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Nigeria’s oil blocs not for politicians — Minister



Nigeria oil blocs: reserved for investors not politicians

Heineken Lokpobiri, Minister of State for Petroleum Resources, clarifies that the 17 Nigeria oil blocs up for sale in the 2024 bidding round are aimed at investors with financial capacity and technical competence, not politicians.

Speaking at a conference organized by PETAN during the 2024 Offshore Technology Conference in Houston, Texas, Lokpobiri emphasized the need for responsible investment to drive development in the sector.

In the past, the award of Nigeria oil blocs often resulted in non-development, with over 90% of marginal fields remaining undeveloped due to awards lacking technical and financial considerations.

“We have noticed a lot of idle blocs and little or no investment done on them in the last three years of acquiring them.

“I can tell you for fact that over 90 per cent of owners of these oil blocs are seeking for renewal without commencing or investing on them.

“In this regard, we are saying no more to that, and hence, those seeking for blocs must be financially and technically capable to turn it around and not mere portfolio investors.

“These set of investors are those we consider as men and not boys in the industry.

“The blocs are not for politicians. So, we are downplaying that kind of investors in this new bid rounds.”

Lokpobiri stressed the importance of ensuring that investors are capable of turning around the blocs for development, rather than being mere portfolio investors.

To encourage investment, the government has removed the 200 million signature bonus tied to bloc ownership, shifting focus to operations and investment.

“However, we have taken away the 200 million signature bonus tied to blocs ownership.

“What we have tried to achieve is to tie such to operations and investment which will encourage investors and drive investment speedily on a field.”

Lokpobiri also highlighted efforts to ensure a seamless bidding round this year, working closely with the Nigerian Upstream Petroleum Regulatory Commission (NUPRC).

“I have worked closely with the NUPRC to ensure that we achieve a seamless transition and bid round sales this year,” Lokpobiri said.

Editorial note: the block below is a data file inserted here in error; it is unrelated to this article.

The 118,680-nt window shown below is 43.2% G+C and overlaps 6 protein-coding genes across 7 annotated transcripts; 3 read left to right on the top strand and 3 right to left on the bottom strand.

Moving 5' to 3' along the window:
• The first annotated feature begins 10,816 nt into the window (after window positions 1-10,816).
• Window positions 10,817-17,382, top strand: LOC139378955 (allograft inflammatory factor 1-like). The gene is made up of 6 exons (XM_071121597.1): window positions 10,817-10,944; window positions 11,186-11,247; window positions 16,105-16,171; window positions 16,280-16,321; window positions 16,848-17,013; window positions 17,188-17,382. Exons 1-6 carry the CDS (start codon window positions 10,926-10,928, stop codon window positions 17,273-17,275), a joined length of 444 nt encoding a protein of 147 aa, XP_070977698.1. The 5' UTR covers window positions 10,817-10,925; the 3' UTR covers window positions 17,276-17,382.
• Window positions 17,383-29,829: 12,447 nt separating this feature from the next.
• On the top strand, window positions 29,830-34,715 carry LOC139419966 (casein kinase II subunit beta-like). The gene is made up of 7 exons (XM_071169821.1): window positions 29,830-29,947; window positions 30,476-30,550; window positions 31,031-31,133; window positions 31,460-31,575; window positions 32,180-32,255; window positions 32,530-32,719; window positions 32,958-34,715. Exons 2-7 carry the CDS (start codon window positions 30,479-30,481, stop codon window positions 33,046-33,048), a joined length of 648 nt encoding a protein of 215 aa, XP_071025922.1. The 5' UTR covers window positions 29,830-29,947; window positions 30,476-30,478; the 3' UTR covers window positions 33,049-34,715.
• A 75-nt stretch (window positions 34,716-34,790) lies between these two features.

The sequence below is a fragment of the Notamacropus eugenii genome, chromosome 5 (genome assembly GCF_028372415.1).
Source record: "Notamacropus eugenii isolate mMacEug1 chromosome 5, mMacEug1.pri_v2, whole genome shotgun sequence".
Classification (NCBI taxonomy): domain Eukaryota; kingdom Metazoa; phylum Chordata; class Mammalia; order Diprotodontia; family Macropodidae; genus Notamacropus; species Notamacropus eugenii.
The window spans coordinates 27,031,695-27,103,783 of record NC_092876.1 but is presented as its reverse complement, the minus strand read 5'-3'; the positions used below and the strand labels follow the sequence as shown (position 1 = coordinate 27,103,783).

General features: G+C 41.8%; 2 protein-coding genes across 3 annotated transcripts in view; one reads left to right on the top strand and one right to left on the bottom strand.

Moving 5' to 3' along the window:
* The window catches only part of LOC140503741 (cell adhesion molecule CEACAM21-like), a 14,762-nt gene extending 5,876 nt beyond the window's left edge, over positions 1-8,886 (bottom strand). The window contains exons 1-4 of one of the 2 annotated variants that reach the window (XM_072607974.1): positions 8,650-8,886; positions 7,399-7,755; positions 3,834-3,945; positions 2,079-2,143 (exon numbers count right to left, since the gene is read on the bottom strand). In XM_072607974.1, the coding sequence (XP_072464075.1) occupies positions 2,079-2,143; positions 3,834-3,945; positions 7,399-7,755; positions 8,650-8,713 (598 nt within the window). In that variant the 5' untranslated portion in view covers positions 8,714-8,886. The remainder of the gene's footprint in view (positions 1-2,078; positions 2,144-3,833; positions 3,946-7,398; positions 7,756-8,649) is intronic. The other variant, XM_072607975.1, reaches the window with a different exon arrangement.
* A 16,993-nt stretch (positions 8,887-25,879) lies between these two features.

Gbenga Komolafe, CEO of NUPRC, emphasized the recent Presidential Executive Orders issued in March aimed at improving efficiency and attractiveness in Nigeria’s oil and gas sector.

The bidding round introduces twelve selected blocs, supported by the Petroleum Industry Act 2021, to boost national reserves and stimulate economic vitality.

Komolafe outlined the comprehensive geological data available to prospective bidders, facilitating informed decision-making and strategic investments.

“This round introduces twelve meticulously selected blocs  across diverse geological spectra — from the fertile onshore basins to the promising continental shelves and the untapped depths of our deep offshore territories.

“Each bloc has been chosen for its potential to bolster our national reserves and stimulate economic vitality.

“Our approach is underpinned by the robust legal framework of the Petroleum Industry Act 2021(PIA), which ensures compliance with best practices to boost investors’ confidence.

“In keeping with the provisions of the PIA and regulations made under the Act, the Commission has issued a licensing round guideline and published a licensing round plan for the twelve blocs.

“Namely PPL 300-CS; PPL 301-CS; PPL 3008; PPL 3009; PPL 2001; PPL 2002; PML 51; PPL 267; PPL 268; PPL 269; PPL 270; and PPL 271).”

He highlighted the licensing round’s potential for economic growth, employment opportunities, technology transfer, and energy security, aligning with global energy sustainability goals.

NUPRC has commenced a roadshow in Houston for oil bidders, signaling the beginning of the bidding process for Nigeria’s oil blocs.

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